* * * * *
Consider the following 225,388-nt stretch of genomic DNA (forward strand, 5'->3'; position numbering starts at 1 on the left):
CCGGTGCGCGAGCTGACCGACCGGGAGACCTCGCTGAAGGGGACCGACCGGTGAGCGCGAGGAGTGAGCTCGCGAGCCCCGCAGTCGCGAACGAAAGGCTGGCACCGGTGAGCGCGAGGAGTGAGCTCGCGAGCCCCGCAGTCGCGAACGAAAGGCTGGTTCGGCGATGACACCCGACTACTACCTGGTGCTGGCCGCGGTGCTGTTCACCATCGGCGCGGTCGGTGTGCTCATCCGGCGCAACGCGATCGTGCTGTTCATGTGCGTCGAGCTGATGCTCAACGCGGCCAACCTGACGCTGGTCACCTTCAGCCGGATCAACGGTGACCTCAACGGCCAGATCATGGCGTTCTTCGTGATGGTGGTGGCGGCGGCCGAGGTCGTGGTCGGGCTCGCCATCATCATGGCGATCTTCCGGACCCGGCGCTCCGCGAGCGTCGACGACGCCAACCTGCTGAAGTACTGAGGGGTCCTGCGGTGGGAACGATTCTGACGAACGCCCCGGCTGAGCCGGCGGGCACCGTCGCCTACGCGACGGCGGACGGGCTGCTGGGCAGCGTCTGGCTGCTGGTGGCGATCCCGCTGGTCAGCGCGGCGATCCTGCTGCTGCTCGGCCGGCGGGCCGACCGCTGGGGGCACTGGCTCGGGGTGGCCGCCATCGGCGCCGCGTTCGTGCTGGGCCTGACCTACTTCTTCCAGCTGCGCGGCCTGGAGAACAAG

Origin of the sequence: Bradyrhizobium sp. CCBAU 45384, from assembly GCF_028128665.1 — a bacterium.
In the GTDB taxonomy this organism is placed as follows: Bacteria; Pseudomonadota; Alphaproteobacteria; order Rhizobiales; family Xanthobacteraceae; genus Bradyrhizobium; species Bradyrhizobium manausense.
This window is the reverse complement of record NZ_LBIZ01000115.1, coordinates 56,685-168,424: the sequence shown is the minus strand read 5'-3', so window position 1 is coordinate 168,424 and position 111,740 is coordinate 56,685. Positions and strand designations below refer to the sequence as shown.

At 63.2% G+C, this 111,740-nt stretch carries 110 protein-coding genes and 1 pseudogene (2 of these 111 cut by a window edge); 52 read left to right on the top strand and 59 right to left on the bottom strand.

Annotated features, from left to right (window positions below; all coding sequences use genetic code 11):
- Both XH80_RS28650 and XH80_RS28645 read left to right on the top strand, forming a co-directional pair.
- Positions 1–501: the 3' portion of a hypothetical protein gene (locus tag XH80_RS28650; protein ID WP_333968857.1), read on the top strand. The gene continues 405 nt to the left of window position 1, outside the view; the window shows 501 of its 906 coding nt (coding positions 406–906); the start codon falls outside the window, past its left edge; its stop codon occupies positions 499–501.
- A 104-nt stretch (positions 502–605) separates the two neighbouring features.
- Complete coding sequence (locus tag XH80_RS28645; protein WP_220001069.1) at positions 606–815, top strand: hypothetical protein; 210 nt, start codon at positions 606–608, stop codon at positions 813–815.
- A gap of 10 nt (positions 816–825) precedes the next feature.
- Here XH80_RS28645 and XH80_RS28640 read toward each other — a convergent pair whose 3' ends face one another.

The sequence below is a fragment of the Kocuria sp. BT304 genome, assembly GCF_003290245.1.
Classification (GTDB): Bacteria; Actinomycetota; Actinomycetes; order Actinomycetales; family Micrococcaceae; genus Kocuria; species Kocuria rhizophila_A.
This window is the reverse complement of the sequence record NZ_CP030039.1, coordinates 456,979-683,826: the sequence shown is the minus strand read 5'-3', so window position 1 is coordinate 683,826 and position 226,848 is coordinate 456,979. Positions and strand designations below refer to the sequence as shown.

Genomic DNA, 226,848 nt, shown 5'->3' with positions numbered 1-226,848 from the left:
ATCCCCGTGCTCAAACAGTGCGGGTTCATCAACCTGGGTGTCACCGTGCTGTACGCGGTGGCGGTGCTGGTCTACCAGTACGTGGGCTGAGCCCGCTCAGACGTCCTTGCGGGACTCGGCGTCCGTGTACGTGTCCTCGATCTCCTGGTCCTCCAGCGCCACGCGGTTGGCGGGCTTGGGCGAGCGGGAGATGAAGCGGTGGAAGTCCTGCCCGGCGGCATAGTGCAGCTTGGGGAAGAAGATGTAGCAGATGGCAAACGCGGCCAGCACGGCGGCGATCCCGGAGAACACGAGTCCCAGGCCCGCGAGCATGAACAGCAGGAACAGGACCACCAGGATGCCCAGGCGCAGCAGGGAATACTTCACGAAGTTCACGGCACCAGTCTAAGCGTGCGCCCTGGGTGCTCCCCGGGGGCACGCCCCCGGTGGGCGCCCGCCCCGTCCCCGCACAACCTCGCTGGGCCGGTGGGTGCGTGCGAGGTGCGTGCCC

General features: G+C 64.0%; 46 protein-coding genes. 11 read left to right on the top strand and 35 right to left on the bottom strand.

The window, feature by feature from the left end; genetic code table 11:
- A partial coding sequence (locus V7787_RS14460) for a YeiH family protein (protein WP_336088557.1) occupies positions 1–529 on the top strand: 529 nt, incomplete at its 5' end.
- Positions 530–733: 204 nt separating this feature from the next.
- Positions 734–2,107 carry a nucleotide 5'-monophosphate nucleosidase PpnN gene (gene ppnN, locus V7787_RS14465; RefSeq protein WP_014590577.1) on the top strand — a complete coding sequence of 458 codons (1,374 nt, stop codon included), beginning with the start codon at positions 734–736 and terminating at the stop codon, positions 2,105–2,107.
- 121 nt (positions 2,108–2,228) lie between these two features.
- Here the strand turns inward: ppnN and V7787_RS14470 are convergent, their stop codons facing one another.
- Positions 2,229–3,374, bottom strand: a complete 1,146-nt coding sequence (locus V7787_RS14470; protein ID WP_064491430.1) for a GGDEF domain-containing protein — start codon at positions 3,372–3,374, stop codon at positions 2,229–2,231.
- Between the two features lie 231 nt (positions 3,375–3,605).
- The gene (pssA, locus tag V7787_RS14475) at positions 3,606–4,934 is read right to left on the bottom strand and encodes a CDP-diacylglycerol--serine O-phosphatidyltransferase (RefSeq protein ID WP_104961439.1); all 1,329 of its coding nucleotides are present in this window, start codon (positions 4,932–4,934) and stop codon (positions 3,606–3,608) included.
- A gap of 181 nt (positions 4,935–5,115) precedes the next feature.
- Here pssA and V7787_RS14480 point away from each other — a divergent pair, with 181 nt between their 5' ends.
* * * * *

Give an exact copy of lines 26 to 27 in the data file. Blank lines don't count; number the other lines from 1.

- Positions 2,229–3,374, bottom strand: a complete 1,146-nt coding sequence (locus V7787_RS14470; protein ID WP_064491430.1) for a GGDEF domain-containing protein — start codon at positions 3,372–3,374, stop codon at positions 2,229–2,231.
- Between the two features lie 231 nt (positions 3,375–3,605).